• By pressing c, the user enters the GRUB command line. The GRUB command line is not a regular Linux shell, like e.g. bash, and accepts only certain GRUB-specific commands, documented by various Linux distributions.[11]

Once boot options have been selected, GRUB loads the selected kernel into memory and passes control to the kernel. Alternatively, GRUB can pass control of the boot process to another boot loader, using chain loading. This is the method used to load operating systems that do not support the Multiboot Specification or are not supported directly by GRUB.


GRUB was initially developed by Erich Boleyn as part of work on booting the operating system GNU/Hurd, developed by the Free Software Foundation.[12] In 1999, Gordon Matzigkeit and Yoshinori K. Okuji made GRUB an official software package of the GNU Project and opened the development process to the public.[12] As of 2014, the majority of Linux distributions have adopted GNU GRUB 2, as well as other systems such as Sony's PlayStation 4.[13]


GRUB version 1 (also known as "GRUB Legacy") is no longer under development and is being phased out.[14] The GNU GRUB developers have switched their focus to GRUB 2,[15] a complete rewrite with goals including making GNU GRUB cleaner, more robust, more portable and more powerful. GRUB 2 started under the name PUPA. PUPA was supported by the Information-technology Promotion Agency (IPA) in Japan. PUPA was integrated into GRUB 2 development around 2002, when GRUB version 0.9x was renamed GRUB Legacy.

Some of the goals of the GRUB 2 project include support for non-x86 platforms, internationalization and localization, non-ASCII characters, dynamic modules, memory management, a scripting mini-language, migrating platform specific (x86) code to platform specific modules, and an object-oriented framework. GNU GRUB version 2.00 was officially released on June 26, 2012.[16][17]

Three of the most widely used Linux distributions use GRUB 2 as their mainstream boot loader.[18][19][20] Ubuntu adopted it as the default boot loader in its 9.10 version of October 2009.[21] Fedora followed suit with Fedora 16 released in November 2011.[22] OpenSUSE adopted GRUB 2 as the default boot loader with its 12.2 release of September 2012.[23] Solaris also adopted GRUB 2 on the x86 platform in the Solaris 11.1 release.[24]

In late 2015, the exploit of pressing backspace 28 times to bypass the login password was found and quickly fixed.[25][26]


GNU GRUB is free and open-source software, so several variants have been created. Some notable ones, which have not been merged into GRUB mainline:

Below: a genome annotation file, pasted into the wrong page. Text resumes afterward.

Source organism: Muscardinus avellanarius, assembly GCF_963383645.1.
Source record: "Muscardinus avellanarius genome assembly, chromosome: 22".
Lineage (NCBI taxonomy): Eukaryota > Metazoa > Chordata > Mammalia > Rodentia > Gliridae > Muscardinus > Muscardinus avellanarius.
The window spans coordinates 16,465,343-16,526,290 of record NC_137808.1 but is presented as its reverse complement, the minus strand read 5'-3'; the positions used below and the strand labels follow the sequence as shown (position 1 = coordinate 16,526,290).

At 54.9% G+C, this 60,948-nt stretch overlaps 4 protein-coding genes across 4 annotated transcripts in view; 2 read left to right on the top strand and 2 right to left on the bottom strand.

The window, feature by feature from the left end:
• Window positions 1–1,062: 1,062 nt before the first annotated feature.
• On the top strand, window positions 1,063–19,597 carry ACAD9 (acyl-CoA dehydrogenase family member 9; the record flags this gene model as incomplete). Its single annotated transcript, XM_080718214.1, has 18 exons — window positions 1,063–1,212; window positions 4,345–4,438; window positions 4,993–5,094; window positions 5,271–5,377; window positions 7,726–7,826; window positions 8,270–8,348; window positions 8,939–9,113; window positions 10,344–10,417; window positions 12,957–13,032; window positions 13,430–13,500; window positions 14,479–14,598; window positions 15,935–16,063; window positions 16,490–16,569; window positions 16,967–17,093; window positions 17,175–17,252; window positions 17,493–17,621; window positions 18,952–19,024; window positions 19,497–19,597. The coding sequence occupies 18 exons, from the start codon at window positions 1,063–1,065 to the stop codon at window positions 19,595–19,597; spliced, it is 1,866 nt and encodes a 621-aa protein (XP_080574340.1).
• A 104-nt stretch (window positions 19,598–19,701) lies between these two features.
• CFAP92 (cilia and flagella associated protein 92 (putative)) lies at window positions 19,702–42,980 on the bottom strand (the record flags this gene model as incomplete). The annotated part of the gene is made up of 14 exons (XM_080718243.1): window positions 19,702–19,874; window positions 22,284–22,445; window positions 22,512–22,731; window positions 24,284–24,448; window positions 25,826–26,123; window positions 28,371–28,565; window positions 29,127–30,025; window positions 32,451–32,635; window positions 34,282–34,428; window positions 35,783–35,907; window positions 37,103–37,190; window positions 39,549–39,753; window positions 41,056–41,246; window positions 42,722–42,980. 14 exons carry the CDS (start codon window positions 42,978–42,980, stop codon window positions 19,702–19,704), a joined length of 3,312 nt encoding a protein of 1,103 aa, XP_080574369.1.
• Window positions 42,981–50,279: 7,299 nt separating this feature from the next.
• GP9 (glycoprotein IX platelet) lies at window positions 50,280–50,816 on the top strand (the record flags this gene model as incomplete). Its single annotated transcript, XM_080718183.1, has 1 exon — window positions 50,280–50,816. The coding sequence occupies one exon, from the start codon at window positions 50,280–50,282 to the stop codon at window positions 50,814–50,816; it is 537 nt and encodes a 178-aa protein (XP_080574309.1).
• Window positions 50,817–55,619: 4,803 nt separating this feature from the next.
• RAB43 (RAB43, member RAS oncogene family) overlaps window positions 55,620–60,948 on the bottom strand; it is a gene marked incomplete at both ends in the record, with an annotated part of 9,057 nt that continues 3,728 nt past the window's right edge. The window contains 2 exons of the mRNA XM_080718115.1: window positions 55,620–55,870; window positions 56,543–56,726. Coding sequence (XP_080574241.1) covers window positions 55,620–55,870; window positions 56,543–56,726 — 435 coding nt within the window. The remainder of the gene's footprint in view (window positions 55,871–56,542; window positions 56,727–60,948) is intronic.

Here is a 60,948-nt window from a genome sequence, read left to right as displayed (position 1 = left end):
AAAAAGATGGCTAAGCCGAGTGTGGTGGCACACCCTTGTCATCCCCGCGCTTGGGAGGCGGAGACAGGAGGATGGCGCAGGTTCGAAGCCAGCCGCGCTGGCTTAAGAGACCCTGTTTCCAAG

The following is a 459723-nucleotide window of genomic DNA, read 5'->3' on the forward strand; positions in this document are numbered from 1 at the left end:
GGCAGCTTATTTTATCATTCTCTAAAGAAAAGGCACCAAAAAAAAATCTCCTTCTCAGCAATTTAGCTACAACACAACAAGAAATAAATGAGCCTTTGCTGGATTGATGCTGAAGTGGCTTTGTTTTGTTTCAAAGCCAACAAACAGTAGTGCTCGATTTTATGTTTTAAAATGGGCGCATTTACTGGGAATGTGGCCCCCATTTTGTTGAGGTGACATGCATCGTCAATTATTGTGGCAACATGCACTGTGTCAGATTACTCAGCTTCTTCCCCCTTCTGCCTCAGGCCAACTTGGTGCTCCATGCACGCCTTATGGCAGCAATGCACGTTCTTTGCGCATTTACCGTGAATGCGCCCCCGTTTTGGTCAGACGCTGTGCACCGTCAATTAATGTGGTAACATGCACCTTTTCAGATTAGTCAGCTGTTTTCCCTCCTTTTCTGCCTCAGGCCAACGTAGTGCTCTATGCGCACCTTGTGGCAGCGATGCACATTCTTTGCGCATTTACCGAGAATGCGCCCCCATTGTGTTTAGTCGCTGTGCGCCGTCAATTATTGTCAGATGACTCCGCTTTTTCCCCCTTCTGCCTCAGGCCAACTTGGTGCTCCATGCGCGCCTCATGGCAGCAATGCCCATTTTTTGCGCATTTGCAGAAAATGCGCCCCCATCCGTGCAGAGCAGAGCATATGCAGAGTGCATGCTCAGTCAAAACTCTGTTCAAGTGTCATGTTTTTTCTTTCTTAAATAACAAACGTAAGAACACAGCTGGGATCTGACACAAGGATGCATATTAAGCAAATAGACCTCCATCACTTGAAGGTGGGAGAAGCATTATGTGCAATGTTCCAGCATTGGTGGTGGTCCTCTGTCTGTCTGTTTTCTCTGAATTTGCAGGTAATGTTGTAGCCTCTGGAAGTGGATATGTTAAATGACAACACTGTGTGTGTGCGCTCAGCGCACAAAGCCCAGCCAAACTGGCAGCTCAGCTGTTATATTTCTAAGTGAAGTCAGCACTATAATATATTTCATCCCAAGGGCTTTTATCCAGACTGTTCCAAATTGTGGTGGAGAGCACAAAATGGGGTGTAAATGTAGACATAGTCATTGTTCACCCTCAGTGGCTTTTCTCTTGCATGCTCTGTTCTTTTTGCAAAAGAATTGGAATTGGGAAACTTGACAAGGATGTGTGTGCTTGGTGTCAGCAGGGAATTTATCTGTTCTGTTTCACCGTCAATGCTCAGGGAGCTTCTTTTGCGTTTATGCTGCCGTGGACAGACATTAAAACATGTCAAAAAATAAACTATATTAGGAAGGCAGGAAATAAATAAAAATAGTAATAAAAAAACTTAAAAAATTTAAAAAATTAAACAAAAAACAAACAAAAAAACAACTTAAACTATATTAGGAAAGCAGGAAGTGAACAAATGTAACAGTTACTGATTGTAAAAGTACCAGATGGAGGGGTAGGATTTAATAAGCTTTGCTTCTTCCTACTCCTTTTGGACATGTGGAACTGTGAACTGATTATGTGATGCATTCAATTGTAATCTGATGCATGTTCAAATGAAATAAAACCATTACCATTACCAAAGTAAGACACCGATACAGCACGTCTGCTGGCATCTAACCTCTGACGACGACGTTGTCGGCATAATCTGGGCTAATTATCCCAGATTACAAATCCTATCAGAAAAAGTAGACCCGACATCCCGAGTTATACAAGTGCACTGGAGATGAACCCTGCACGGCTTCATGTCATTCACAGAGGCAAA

• OpenSolaris includes a modified GRUB Legacy that supports BSD disklabels, automatic 64-bit kernel selection, and booting from ZFS (with compression and multiple boot environments).[27][28]
  • Google Summer of Code 2008 had a project to support GRUB legacy to boot from ext4 formatted partitions.[29]
  • The Syllable project made a modified version of GRUB to load the system from its AtheOS File System.[30]
  • TrustedGRUB extends GRUB by implementing verification of the system integrity and boot process security, using the Trusted Platform Module (TPM).[31]
  • The Intel BIOS Implementation Test Suite (BITS) provides a GRUB environment for testing BIOSes and in particular their initialization of Intel processors, hardware, and technologies. BITS supports scripting via Python, and includes Python APIs to access various low-level functionality of the hardware platform, including ACPI, CPU and chipset registers, PCI, and PCI Express.[32]
  • GRUB4DOS was a now-defunct GRUB legacy fork that improves the installation experience on DOS and Microsoft Windows by putting everything besides the GRLDR config in one image file. It can be loaded by the Windows Boot Manager.[33][34]


GRUB configuration tools[edit]

StartUp-Manager, a program used to configure GRUB

The setup tools in use by various distributions often include modules to set up GRUB. For example, YaST2 on SUSE Linux and openSUSE distributions and Anaconda on Fedora/RHEL distributions. StartUp-Manager and GRUB Customizer are graphical configuration editors for Debian-based distributions. The development of StartUp-Manager stopped on 6 May 2011 after the lead developer cited personal reasons for not actively developing the program.[35] GRUB Customizer is also available for Arch-based distributions.

For GRUB 2 there are KDE Control Modules.[36][37]

GRLDR ICE is a tiny tool for modifying the default configuration of grldr file for GRUB4DOS.[38]

Boot repair utilities[edit]

Boot-Repair is a simple graphical tool for recovering from frequent boot-related problems with GRUB and Microsoft Windows bootloader. This application is available under GNU GPL license. Boot-Repair can repair GRUB on multiple Linux distributions including, but not limited to, Debian, Ubuntu, Mint, Fedora, openSUSE, and Arch Linux.

GRUB Customizer

Installer for Windows[edit]